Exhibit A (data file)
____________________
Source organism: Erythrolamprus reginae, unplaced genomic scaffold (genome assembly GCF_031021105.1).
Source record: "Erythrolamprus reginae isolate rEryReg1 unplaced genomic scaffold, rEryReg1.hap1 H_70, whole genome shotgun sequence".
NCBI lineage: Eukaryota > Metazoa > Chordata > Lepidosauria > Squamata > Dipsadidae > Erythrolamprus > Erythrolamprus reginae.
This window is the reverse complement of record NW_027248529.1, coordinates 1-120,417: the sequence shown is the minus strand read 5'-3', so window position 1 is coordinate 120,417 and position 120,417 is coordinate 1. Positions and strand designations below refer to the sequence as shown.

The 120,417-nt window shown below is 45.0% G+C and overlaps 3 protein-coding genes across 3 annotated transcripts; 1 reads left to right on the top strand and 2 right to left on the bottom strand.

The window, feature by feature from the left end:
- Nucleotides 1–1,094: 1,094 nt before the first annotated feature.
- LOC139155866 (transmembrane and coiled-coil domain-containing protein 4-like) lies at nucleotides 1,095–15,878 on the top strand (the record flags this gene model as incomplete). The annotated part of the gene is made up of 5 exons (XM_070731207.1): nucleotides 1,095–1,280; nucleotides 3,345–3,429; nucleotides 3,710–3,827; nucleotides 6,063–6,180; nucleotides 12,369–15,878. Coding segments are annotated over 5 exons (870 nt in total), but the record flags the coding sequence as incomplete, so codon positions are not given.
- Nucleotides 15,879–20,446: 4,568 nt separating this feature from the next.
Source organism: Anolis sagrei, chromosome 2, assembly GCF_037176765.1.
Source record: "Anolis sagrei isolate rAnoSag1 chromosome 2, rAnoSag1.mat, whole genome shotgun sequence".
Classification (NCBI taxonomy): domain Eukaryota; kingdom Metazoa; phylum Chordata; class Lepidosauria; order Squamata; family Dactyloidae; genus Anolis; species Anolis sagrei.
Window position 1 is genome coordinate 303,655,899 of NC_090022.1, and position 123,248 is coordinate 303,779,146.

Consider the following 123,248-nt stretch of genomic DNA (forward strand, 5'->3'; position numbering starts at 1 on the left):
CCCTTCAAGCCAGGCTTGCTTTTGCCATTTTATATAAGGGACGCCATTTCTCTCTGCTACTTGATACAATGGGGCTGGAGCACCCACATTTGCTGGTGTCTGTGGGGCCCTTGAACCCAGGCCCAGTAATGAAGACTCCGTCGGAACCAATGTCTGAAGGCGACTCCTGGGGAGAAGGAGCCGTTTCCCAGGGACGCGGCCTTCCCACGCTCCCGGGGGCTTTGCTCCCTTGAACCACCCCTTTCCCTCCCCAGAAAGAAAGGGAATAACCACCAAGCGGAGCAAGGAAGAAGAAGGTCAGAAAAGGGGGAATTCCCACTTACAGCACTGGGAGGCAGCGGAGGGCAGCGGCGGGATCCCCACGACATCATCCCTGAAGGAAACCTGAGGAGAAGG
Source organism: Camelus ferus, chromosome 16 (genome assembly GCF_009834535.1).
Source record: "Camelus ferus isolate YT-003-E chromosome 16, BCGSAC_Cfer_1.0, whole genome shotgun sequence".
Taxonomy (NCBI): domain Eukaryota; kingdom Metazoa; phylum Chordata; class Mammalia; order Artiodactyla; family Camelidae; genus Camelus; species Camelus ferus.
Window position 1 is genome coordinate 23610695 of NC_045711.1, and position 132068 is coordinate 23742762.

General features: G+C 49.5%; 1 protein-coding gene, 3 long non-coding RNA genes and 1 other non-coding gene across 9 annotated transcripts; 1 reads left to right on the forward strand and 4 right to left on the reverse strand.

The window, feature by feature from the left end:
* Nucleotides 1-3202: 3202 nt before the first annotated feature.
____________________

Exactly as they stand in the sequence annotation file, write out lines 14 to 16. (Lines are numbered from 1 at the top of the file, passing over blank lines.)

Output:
Consider the following 123,248-nt stretch of genomic DNA (forward strand, 5'->3'; position numbering starts at 1 on the left):
CCCTTCAAGCCAGGCTTGCTTTTGCCATTTTATATAAGGGACGCCATTTCTCTCTGCTACTTGATACAATGGGGCTGGAGCACCCACATTTGCTGGTGTCTGTGGGGCCCTTGAACCCAGGCCCAGTAATGAAGACTCCGTCGGAACCAATGTCTGAAGGCGACTCCTGGGGAGAAGGAGCCGTTTCCCAGGGACGCGGCCTTCCCACGCTCCCGGGGGCTTTGCTCCCTTGAACCACCCCTTTCCCTCCCCAGAAAGAAAGGGAATAACCACCAAGCGGAGCAAGGAAGAAGAAGGTCAGAAAAGGGGGAATTCCCACTTACAGCACTGGGAGGCAGCGGAGGGCAGCGGCGGGATCCCCACGACATCATCCCTGAAGGAAACCTGAGGAGAAGG
Source organism: Camelus ferus, chromosome 16 (genome assembly GCF_009834535.1).